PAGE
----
High Risk/High Reward Picks: Hitters (2022 Fantasy Baseball)
We all know there are “safe” players and appealing but risky players when drafting. These risky players could potentially ruin a fantasy season or lift a fantasy team into the money. When it comes to risky picks, one or two on a team is OK, but going overboard with risk is playing with fire and rarely ends well. This article will discuss five risk/reward hitters you can target in your upcoming drafts.
Adalberto Mondesi (3B – KC): ADP 69 overall
You know just how risky Mondesi is if you are not living under a rock. Before his injury-riddled 2021 season, Mondesi had at least 24 steals in three straight seasons, and the 24 steals came in the shortened 2020 season. From 2018 to 2020, Mondesi stole 99 bases over 236 games.
Last year, Mondesi spent three different stints on the IL. He was never right yet was still productive over his 35 games played, with six home runs and 15 stolen bases. Even while battling injuries, Mondesi was a fantasy asset. However, due to all the injuries in recent years, the Royals have said they want to limit Mondesi in 2022 and use him more at DH.
Stolen bases are becoming a scarcer commodity, thus making Mondesi one of the most intriguing boom/bust players in the draft. If healthy — and that is a big “if” — Mondesi could steal 50+ bases while hitting 15+ home runs and contributing in runs and RBI. The playing-time and injury questions still loom large, with many staying away in drafts. In recent years, Mondesi was being taken in the second round of drafts, but he is now falling into the fifth round. That could be a steal if he plays even just 120 games.
If you are in leagues with a high level of competition, then Mondesi is a risk worth taking. For you DFS players, he is an appealing GPP play. He is harder to build around in deeper leagues, making Mondesi a better pick in leagues with 12 or fewer teams. Regardless of league size or format, he’s still a risk. But if you are going to take just one risk in your draft, Mondesi should be near the top of your list.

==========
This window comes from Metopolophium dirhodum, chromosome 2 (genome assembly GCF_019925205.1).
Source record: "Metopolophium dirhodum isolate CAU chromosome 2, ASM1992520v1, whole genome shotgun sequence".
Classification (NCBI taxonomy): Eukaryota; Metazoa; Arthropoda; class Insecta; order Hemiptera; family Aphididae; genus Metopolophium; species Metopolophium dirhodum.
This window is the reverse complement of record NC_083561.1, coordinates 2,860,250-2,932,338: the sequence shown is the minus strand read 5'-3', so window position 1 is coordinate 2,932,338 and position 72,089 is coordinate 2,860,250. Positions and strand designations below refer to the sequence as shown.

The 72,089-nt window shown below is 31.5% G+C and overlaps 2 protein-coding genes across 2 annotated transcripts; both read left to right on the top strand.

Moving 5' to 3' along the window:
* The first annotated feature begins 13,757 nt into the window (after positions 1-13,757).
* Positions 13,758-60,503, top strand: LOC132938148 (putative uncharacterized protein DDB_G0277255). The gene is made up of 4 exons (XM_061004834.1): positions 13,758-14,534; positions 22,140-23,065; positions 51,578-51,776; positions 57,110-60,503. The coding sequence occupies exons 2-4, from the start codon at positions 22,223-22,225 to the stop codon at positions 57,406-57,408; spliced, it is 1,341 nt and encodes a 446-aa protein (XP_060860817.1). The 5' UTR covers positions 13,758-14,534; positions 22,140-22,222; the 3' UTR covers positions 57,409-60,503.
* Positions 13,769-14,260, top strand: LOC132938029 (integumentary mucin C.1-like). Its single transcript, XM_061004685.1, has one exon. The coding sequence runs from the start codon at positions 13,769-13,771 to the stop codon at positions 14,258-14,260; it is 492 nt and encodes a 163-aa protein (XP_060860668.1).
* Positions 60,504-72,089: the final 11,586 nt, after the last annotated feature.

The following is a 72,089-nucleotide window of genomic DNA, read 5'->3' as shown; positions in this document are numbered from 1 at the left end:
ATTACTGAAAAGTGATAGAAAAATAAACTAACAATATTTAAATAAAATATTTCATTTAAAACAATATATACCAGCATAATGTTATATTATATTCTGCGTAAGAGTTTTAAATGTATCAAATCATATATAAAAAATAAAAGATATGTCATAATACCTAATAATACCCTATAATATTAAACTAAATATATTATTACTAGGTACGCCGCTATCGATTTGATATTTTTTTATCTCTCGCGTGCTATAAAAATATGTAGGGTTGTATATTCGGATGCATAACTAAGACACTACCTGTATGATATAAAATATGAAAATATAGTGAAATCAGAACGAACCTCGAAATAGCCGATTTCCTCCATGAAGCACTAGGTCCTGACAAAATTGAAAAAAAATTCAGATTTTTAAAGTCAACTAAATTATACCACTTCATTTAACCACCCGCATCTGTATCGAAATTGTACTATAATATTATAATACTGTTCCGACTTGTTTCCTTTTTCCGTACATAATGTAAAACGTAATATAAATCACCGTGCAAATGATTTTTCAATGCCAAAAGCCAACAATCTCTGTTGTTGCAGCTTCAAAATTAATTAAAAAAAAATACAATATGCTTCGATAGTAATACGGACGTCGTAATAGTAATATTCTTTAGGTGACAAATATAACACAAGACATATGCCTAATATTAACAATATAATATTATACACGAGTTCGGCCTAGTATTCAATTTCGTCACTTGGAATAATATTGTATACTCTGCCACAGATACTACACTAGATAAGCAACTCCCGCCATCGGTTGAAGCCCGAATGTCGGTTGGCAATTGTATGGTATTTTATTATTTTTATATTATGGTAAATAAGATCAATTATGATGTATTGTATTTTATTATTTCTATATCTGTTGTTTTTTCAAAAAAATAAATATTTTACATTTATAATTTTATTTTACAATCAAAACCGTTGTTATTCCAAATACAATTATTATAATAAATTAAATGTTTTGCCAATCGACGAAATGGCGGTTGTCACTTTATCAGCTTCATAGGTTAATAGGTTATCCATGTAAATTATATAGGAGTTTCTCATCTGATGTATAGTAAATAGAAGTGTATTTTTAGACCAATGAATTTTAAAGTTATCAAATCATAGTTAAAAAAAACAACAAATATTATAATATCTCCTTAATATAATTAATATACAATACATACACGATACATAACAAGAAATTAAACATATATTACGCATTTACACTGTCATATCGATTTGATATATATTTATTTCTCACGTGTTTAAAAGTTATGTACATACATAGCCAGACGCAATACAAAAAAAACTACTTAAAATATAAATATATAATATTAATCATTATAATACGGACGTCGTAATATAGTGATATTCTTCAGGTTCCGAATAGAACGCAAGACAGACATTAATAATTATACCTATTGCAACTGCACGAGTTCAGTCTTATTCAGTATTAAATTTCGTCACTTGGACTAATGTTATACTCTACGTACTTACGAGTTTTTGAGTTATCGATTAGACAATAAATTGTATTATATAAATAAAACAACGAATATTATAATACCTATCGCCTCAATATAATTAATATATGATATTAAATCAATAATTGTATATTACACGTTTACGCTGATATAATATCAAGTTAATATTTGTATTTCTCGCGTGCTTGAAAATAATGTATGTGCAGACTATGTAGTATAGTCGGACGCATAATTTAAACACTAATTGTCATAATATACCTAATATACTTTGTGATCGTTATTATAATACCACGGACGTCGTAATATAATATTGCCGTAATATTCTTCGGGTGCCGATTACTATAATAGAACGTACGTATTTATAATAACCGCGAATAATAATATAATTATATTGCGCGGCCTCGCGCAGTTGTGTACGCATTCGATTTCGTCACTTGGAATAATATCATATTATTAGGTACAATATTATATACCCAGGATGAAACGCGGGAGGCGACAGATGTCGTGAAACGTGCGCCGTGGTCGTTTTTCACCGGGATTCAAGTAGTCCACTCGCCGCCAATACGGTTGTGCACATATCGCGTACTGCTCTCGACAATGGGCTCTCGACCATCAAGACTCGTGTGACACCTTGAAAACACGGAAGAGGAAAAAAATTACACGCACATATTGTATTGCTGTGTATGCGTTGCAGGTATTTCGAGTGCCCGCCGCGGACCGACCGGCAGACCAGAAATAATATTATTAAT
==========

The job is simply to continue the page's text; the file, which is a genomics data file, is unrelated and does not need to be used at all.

Byron Buxton (OF – MIN): ADP 58 overall
Similar to Mondesi, the concerns with Buxton are injury-related. Buxton played 61 games last season, and he has played more than 92 games in a season only once. However, Buxton has always showcased some power with a ton of speed, as he’s had 10+ home runs and 10+ steals three times in his career. He has also showcased a serviceable batting average of .253 or better in four of his last five seasons.
Last year, in his age-27 season, Buxton began showing a ton of power. In 61 games, he hit 19 home runs and stole nine bases. In addition, he dramatically improved his quality-of-contact metrics, increasing his maxEV to 115.6 mph, his barrel rate to 17.9%, and his hard-hit rate to 53.2%. To be fair, the power started to improve in 2020, and he took off in 2021. His quality-of-contact gains correlated with being more aggressive on pitches in the zone, as his Z-Swing% was at least 80% in each of the last two seasons.
Buxton’s talent is off the charts. The improved power takes a great fantasy profile to the next level. Everyone talks about Cedric Mullins having a 30/30 season and Ronald Acuna Jr. having 40/40 upside, when in reality Buxton is the 30/30 target with 40/40 upside. The projections agree, as the Bat X has him playing in only 122 games but hitting 30 home runs and stealing 16 bases. Now just imagine a season in which he plays 140 games. Buxton’s health makes him risky, but the reward could be huge in all five offensive categories.
Jazz Chisholm Jr. (2B/SS – MIA): ADP 90 overall